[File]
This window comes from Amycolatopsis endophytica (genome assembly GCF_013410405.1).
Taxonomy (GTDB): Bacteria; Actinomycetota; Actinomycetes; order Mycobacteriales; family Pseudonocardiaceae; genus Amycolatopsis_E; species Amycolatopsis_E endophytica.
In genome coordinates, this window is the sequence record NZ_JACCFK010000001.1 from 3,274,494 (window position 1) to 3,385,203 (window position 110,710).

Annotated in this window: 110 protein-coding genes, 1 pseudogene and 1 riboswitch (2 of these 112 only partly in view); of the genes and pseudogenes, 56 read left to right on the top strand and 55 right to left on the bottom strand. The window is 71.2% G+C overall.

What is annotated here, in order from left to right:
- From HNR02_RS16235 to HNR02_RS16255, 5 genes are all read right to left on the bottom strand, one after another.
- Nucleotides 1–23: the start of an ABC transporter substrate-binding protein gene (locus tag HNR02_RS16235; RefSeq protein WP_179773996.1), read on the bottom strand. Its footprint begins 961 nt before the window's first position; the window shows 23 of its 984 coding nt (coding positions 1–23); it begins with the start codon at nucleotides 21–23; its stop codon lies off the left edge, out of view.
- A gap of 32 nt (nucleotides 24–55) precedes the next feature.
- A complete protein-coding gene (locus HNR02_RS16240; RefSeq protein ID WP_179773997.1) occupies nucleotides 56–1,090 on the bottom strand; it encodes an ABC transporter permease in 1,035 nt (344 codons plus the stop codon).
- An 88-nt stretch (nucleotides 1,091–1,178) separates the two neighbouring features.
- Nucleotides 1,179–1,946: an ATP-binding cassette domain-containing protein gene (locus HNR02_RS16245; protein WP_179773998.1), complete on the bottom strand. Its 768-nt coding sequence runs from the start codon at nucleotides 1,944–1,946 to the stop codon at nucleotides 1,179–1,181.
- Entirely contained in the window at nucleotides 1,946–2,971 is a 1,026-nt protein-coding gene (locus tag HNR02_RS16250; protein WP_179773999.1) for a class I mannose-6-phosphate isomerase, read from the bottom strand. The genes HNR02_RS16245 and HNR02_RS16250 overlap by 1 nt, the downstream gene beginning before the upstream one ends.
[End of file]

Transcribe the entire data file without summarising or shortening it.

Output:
This window comes from Amycolatopsis endophytica (genome assembly GCF_013410405.1).
Taxonomy (GTDB): Bacteria; Actinomycetota; Actinomycetes; order Mycobacteriales; family Pseudonocardiaceae; genus Amycolatopsis_E; species Amycolatopsis_E endophytica.
In genome coordinates, this window is the sequence record NZ_JACCFK010000001.1 from 3,274,494 (window position 1) to 3,385,203 (window position 110,710).

Annotated in this window: 110 protein-coding genes, 1 pseudogene and 1 riboswitch (2 of these 112 only partly in view); of the genes and pseudogenes, 56 read left to right on the top strand and 55 right to left on the bottom strand. The window is 71.2% G+C overall.

What is annotated here, in order from left to right:
- From HNR02_RS16235 to HNR02_RS16255, 5 genes are all read right to left on the bottom strand, one after another.
- Nucleotides 1–23: the start of an ABC transporter substrate-binding protein gene (locus tag HNR02_RS16235; RefSeq protein WP_179773996.1), read on the bottom strand. Its footprint begins 961 nt before the window's first position; the window shows 23 of its 984 coding nt (coding positions 1–23); it begins with the start codon at nucleotides 21–23; its stop codon lies off the left edge, out of view.
- A gap of 32 nt (nucleotides 24–55) precedes the next feature.
- A complete protein-coding gene (locus HNR02_RS16240; RefSeq protein ID WP_179773997.1) occupies nucleotides 56–1,090 on the bottom strand; it encodes an ABC transporter permease in 1,035 nt (344 codons plus the stop codon).
- An 88-nt stretch (nucleotides 1,091–1,178) separates the two neighbouring features.
- Nucleotides 1,179–1,946: an ATP-binding cassette domain-containing protein gene (locus HNR02_RS16245; protein WP_179773998.1), complete on the bottom strand. Its 768-nt coding sequence runs from the start codon at nucleotides 1,944–1,946 to the stop codon at nucleotides 1,179–1,181.
- Entirely contained in the window at nucleotides 1,946–2,971 is a 1,026-nt protein-coding gene (locus tag HNR02_RS16250; protein WP_179773999.1) for a class I mannose-6-phosphate isomerase, read from the bottom strand. The genes HNR02_RS16245 and HNR02_RS16250 overlap by 1 nt, the downstream gene beginning before the upstream one ends.